Yes, you can, and this is in fact how it's already done, automatically. The most frequently used parts of RAM are copied in cache. If your total RAM usage is smaller than your cache size (as you suppose), the existing caching mechanism will have copied everything in RAM.

The only time when the cache would then be copied back to normal RAM is when the PC goes to S3 sleep mode. This is necessary because the caches are powered down in S3 mode.

  • 1
    Not all can/will be copied. For Intel/x86 cache structure: If I have 256KiB cache and 1024KiB cache I can read address 0. It will be stored in the cache at location 0. I can then read address 1, and it will be stored in the cache at location 1. However if I read the address from (256Kib+1) that will also be stored at address 1 in the cache. The cache uses an extra (tag) SRAM to indicate which of the two is stored. This means that reading from multiples of the caches size will not work well. (Note that this would be a rare thing and can usually be ignored).
    – Hennes
    Mar 25, 2013 at 17:37
  • This is insightful! Why would I clumsily stuff what I think is important into the L3 Cache when I could let an army of geniuses determine the optimal thing to do, and program a CPU to do that optimal thing. Right?
    – Ziggy
    Mar 25, 2013 at 19:12

Many CPUs allow the Cache to be used as RAM. For example, most newer x86 CPUs can configure certain regions as writeback with no-fill on reads via MTRRs. This can be used to designate a region of the address space as - effectively - cache-as-ram.

Whether this would be beneficial is another question - it would lock the kernel into RAM, but at the same time would reduce the effective size of the cache. There might also be side effects (such as having to disable caching for the rest of the system) that would make this far slower.


In x86 there's a thing called CAR (Cache as RAM) which allows you to write "bare-metal" code such as bootloaders or BIOS routines in a high-level language like C instead of assembly. Many other architectures may have the same feature

So it's possible for some OS to run entirely in cache. Imagine having a Ryzen™ Threadripper™ 3990X with total 292 MB of cache. That's more than enough to run even some modern tiny Linux. I guess you'll need significant changes to the Linux kernel to make it work, but it's definitely possible

For more information read

  • Indeed. I only learned that this was possible after the answer. From the coreboot team where the firmware boots before the memory controller was configured. Using something as insane as threadrippers would almost make this practically doable without home building. (Still insanely expensive, but doable and probably fun).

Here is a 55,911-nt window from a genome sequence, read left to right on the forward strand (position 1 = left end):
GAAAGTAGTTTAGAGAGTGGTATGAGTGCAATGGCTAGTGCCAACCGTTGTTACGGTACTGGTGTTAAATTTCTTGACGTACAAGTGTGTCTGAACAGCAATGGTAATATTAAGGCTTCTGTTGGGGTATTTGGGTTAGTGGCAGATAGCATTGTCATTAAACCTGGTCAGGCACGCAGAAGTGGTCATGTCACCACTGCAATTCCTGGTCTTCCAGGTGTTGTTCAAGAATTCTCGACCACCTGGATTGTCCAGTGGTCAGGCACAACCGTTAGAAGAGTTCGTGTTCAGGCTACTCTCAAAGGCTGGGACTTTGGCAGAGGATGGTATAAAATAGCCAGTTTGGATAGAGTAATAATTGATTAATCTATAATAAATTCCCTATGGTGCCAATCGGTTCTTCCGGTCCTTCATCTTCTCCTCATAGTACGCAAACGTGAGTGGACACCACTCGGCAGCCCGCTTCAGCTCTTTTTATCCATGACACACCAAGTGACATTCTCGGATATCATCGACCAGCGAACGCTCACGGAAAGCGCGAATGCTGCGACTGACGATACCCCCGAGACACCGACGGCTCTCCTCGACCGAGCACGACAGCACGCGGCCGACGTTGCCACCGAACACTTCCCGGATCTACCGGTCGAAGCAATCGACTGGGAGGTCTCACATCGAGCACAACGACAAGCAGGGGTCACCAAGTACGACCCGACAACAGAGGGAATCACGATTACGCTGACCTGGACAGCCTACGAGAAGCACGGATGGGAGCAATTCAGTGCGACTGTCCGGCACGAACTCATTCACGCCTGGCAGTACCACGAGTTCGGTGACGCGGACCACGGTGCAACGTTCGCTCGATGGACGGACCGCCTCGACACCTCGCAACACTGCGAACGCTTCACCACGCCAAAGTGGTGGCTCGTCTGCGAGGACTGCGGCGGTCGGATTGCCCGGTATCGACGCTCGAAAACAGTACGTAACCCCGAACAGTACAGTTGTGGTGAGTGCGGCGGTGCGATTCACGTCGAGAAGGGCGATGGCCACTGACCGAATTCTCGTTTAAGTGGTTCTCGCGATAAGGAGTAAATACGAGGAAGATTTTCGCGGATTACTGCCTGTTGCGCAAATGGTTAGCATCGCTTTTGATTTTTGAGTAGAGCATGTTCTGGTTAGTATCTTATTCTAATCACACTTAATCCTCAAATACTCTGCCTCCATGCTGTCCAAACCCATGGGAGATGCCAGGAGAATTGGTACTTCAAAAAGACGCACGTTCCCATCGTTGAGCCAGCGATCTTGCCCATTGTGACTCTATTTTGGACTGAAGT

– Hennes
    May 6, 2021 at 15:58

Back in the days of 486es there used to be machines where all of the RAM was SRAM. This is back when 8MB was a lot, but seems to match your constraints. I'm sure 8MB of SRAM is much cheaper now than back then.

So, you could run Linux in SRAM if the machine was made that way. It's not a theoretical; it's been done.

But, not in Cache. Cache is wired differently, and more importantly addressed differently. You can't address it the same. Chunks are mapped in differently, not as a continuous chunk. And the contents aren't necessarily what you see on disk - newer Intel chips do a sort of Just in time "compiling" (more of a CISC=>RISC-micro-op re-encoding) where the micro-ops are the things that end up in cache. In short, what's in cache isn't your program, but a changed view of it, so you couldn't use it as a memory representation of your program any more.

The question is why. Other than "because I can" there's not a lot of reason for this. The Cache system gets you most of the speed benefit with a lot less of the cost. And remember cost isn't just dollars.... SRAM takes more transistors, which means more electricity.


"can we run linux in L3 Cache?"

No, this is not possible because the cache memory is not directly/linearly addressed.
Due to the way the cache memory is designed, the CPU Program Counter (IP) registry cannot point to a location in the cache memory.

A CPU cache have it's own "associativity" and this associativity define the way the "normal" memory is "mapped" to the cache memory. This feature of the cache memory is one of the reason the cache memories are so fast.